Journal cover Journal topic
Biogeosciences An interactive open-access journal of the European Geosciences Union
Journal topic
Volume 1, issue 1
Biogeosciences, 1, 11-32, 2004
https://doi.org/10.5194/bg-1-11-2004
© Author(s) 2004. This work is licensed under
the Creative Commons Attribution-NonCommercial-ShareAlike 2.5 License.
Biogeosciences, 1, 11-32, 2004
https://doi.org/10.5194/bg-1-11-2004
© Author(s) 2004. This work is licensed under
the Creative Commons Attribution-NonCommercial-ShareAlike 2.5 License.

  20 Aug 2004

20 Aug 2004

Past and present of sediment and carbon biogeochemical cycling models

F. T. Mackenzie1, A. Lerman2, and A. J. Andersson1 F. T. Mackenzie et al.
  • 1Department of Oceanography, University of Hawaii, Honolulu, Hawaii 96822, USA
  • 2Department of Geological Sciences, Northwestern University, Evanston, Illinois 60208, USA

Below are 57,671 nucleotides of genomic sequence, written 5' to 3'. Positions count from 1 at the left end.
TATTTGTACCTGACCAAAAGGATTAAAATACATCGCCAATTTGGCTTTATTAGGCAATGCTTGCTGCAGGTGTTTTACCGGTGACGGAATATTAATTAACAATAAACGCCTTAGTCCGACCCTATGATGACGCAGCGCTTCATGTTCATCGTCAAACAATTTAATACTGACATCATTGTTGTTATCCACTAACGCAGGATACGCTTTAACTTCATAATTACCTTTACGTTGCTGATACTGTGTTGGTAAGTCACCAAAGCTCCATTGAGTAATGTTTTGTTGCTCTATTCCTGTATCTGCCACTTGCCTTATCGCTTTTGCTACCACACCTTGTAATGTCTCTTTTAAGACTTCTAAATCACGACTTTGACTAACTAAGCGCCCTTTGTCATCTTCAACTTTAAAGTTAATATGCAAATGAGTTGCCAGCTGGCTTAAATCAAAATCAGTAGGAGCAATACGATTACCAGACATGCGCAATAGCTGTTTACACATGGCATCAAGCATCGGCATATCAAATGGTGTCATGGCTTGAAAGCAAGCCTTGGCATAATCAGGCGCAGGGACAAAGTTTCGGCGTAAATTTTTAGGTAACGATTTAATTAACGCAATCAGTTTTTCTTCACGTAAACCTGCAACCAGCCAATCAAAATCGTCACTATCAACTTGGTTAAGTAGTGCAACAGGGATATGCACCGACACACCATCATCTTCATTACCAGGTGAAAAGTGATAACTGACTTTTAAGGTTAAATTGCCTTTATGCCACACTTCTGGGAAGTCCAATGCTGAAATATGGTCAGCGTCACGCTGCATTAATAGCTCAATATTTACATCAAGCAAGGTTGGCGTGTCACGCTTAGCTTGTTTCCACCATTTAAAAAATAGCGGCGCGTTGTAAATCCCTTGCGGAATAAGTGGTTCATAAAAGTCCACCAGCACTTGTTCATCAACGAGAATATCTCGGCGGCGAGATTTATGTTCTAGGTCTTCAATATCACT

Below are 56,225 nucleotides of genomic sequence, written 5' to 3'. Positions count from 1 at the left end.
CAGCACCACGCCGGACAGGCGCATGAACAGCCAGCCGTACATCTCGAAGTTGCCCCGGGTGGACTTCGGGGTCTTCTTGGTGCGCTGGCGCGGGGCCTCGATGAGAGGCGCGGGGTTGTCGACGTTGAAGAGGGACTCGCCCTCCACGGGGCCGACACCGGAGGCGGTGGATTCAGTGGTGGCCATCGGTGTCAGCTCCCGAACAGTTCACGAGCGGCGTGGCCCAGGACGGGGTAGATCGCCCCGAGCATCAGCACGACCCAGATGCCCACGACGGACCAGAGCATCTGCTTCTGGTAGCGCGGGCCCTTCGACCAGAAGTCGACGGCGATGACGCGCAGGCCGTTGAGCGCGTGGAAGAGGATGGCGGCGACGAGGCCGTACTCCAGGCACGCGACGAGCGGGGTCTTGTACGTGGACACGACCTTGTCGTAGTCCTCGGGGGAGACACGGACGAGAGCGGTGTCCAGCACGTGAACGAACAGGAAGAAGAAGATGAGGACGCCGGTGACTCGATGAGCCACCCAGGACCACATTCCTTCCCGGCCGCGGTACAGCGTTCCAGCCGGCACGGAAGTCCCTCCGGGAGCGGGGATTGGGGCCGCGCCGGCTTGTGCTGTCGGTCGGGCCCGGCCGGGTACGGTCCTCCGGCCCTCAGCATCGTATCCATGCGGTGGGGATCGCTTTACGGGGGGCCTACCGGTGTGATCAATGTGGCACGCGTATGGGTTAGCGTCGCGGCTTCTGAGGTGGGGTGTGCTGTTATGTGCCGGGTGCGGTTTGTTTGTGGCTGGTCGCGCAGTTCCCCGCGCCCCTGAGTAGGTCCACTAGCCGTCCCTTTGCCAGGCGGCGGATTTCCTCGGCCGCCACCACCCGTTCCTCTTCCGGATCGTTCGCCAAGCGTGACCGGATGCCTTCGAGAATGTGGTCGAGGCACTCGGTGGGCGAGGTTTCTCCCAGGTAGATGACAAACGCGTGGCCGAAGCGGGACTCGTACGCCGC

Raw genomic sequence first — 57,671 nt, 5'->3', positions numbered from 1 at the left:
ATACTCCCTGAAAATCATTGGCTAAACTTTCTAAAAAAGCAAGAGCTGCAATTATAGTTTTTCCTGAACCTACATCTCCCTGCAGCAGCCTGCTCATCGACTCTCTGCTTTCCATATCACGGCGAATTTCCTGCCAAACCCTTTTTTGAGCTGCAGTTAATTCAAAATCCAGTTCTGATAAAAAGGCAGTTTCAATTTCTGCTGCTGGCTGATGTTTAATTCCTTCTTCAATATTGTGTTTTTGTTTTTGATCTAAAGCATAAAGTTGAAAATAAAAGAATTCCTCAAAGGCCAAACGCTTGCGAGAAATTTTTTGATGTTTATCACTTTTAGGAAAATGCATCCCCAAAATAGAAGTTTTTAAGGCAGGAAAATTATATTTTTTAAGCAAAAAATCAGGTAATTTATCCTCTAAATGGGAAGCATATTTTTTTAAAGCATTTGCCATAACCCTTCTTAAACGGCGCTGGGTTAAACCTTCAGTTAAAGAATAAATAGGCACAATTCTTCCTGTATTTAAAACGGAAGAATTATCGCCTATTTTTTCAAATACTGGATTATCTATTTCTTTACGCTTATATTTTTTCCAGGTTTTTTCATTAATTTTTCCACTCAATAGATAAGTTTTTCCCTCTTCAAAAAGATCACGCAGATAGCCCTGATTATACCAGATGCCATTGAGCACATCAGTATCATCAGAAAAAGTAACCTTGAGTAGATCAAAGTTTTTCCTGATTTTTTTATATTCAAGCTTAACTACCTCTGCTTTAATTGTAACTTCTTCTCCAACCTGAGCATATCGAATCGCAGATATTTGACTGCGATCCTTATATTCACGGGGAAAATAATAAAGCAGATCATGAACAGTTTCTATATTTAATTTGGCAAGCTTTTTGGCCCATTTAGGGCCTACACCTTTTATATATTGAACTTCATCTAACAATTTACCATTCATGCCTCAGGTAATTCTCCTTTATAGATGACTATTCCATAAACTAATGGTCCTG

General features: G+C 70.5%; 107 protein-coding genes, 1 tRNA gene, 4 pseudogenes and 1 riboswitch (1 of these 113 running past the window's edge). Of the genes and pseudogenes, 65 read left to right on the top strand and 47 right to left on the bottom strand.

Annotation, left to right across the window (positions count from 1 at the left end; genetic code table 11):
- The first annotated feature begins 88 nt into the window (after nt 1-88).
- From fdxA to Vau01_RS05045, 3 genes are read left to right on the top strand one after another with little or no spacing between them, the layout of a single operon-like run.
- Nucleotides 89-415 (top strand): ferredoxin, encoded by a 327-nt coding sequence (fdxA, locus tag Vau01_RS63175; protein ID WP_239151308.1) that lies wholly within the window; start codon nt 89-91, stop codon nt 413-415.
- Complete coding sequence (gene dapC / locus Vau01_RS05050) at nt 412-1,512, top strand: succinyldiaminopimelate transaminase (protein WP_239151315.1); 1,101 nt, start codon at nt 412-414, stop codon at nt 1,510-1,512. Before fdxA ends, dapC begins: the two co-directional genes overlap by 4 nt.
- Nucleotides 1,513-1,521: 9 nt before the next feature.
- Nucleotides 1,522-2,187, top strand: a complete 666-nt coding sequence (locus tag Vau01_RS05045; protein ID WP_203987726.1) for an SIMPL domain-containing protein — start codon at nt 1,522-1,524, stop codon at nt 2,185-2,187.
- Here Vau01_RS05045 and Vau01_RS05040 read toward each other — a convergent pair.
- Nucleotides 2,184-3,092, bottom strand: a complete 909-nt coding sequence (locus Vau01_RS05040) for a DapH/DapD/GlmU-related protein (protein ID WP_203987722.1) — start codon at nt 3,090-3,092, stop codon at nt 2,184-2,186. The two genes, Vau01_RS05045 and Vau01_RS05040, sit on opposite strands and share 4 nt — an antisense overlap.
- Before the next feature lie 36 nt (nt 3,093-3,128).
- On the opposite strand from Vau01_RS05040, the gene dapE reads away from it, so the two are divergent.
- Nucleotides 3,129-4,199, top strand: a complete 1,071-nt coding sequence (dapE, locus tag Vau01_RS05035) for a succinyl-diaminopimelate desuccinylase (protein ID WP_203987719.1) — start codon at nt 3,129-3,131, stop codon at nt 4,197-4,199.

Abstract. The global carbon cycle is part of the much more extensive sedimentary cycle that involves large masses of carbon in the Earth's inner and outer spheres. Studies of the carbon cycle generally followed a progression in knowledge of the natural biological, then chemical, and finally geological processes involved, culminating in a more or less integrated picture of the biogeochemical carbon cycle by the 1920s. However, knowledge of the ocean's carbon cycle behavior has only within the last few decades progressed to a stage where meaningful discussion of carbon processes on an annual to millennial time scale can take place. In geologically older and pre-industrial time, the ocean was generally a net source of CO2 emissions to the atmosphere owing to the mineralization of land-derived organic matter in addition to that produced in situ and to the process of CaCO3 precipitation. Due to rising atmospheric CO2 concentrations because of fossil fuel combustion and land use changes, the direction of the air-sea CO2 flux has reversed, leading to the ocean as a whole being a net sink of anthropogenic CO2. The present thickness of the surface ocean layer, where part of the anthropogenic CO2 emissions are stored, is estimated as of the order of a few hundred meters. The oceanic coastal zone net air-sea CO2 exchange flux has also probably changed during industrial time. Model projections indicate that in pre-industrial times, the coastal zone may have been net heterotrophic, releasing CO2 to the atmosphere from the imbalance between gross photosynthesis and total respiration. This, coupled with extensive CaCO3 precipitation in coastal zone environments, led to a net flux of CO2 out of the system. During industrial time the coastal zone ocean has tended to reverse its trophic status toward a non-steady state situation of net autotrophy, resulting in net uptake of anthropogenic CO2 and storage of carbon in the coastal ocean, despite the significant calcification that still occurs in this region. Furthermore, evidence from the inorganic carbon cycle indicates that deposition and net storage of CaCO3 in sediments exceed inflow of inorganic carbon from land and produce CO2 emissions to the atmosphere. In the shallow-water coastal zone, increase in atmospheric CO2 during the last 300 years of industrial time may have reduced the rate of calcification, and continuation of this trend is an issue of serious environmental concern in the global carbon balance.

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